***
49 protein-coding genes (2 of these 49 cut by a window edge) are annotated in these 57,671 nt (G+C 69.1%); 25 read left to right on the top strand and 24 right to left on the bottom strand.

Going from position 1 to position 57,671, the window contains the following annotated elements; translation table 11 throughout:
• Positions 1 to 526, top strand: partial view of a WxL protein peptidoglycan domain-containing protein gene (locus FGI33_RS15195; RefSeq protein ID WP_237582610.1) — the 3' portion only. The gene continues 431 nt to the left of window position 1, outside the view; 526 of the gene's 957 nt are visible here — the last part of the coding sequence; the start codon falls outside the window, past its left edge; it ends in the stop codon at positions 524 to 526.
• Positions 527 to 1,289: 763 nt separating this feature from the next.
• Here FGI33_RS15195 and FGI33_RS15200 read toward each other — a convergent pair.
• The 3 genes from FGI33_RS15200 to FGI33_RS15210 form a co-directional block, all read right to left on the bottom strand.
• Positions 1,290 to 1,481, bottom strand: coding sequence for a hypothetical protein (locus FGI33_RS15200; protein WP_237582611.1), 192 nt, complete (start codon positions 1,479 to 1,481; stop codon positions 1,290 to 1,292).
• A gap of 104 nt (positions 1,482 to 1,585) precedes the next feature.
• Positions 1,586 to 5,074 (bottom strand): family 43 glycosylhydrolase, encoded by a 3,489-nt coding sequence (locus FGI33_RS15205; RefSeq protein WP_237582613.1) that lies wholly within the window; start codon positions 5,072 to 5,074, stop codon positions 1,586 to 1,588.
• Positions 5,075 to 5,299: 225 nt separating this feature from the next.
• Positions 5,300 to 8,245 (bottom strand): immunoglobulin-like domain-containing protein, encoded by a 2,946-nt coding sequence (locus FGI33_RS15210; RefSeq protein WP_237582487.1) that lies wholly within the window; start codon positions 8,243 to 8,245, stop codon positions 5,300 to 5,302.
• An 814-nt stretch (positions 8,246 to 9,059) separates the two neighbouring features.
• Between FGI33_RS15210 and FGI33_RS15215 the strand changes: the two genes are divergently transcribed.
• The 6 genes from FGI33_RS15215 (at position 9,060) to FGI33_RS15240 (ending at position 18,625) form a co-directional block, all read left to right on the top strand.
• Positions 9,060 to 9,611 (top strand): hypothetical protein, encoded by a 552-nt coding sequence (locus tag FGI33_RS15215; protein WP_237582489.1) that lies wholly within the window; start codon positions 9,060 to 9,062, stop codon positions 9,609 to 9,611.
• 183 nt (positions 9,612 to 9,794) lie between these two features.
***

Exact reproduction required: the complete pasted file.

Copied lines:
49 protein-coding genes (2 of these 49 cut by a window edge) are annotated in these 57,671 nt (G+C 69.1%); 25 read left to right on the top strand and 24 right to left on the bottom strand.

Going from position 1 to position 57,671, the window contains the following annotated elements; translation table 11 throughout:
• Positions 1 to 526, top strand: partial view of a WxL protein peptidoglycan domain-containing protein gene (locus FGI33_RS15195; RefSeq protein ID WP_237582610.1) — the 3' portion only. The gene continues 431 nt to the left of window position 1, outside the view; 526 of the gene's 957 nt are visible here — the last part of the coding sequence; the start codon falls outside the window, past its left edge; it ends in the stop codon at positions 524 to 526.
• Positions 527 to 1,289: 763 nt separating this feature from the next.
• Here FGI33_RS15195 and FGI33_RS15200 read toward each other — a convergent pair.
• The 3 genes from FGI33_RS15200 to FGI33_RS15210 form a co-directional block, all read right to left on the bottom strand.
• Positions 1,290 to 1,481, bottom strand: coding sequence for a hypothetical protein (locus FGI33_RS15200; protein WP_237582611.1), 192 nt, complete (start codon positions 1,479 to 1,481; stop codon positions 1,290 to 1,292).
• A gap of 104 nt (positions 1,482 to 1,585) precedes the next feature.
• Positions 1,586 to 5,074 (bottom strand): family 43 glycosylhydrolase, encoded by a 3,489-nt coding sequence (locus FGI33_RS15205; RefSeq protein WP_237582613.1) that lies wholly within the window; start codon positions 5,072 to 5,074, stop codon positions 1,586 to 1,588.
• Positions 5,075 to 5,299: 225 nt separating this feature from the next.
• Positions 5,300 to 8,245 (bottom strand): immunoglobulin-like domain-containing protein, encoded by a 2,946-nt coding sequence (locus FGI33_RS15210; RefSeq protein WP_237582487.1) that lies wholly within the window; start codon positions 8,243 to 8,245, stop codon positions 5,300 to 5,302.
• An 814-nt stretch (positions 8,246 to 9,059) separates the two neighbouring features.
• Between FGI33_RS15210 and FGI33_RS15215 the strand changes: the two genes are divergently transcribed.
• The 6 genes from FGI33_RS15215 (at position 9,060) to FGI33_RS15240 (ending at position 18,625) form a co-directional block, all read left to right on the top strand.
• Positions 9,060 to 9,611 (top strand): hypothetical protein, encoded by a 552-nt coding sequence (locus tag FGI33_RS15215; protein WP_237582489.1) that lies wholly within the window; start codon positions 9,060 to 9,062, stop codon positions 9,609 to 9,611.
• 183 nt (positions 9,612 to 9,794) lie between these two features.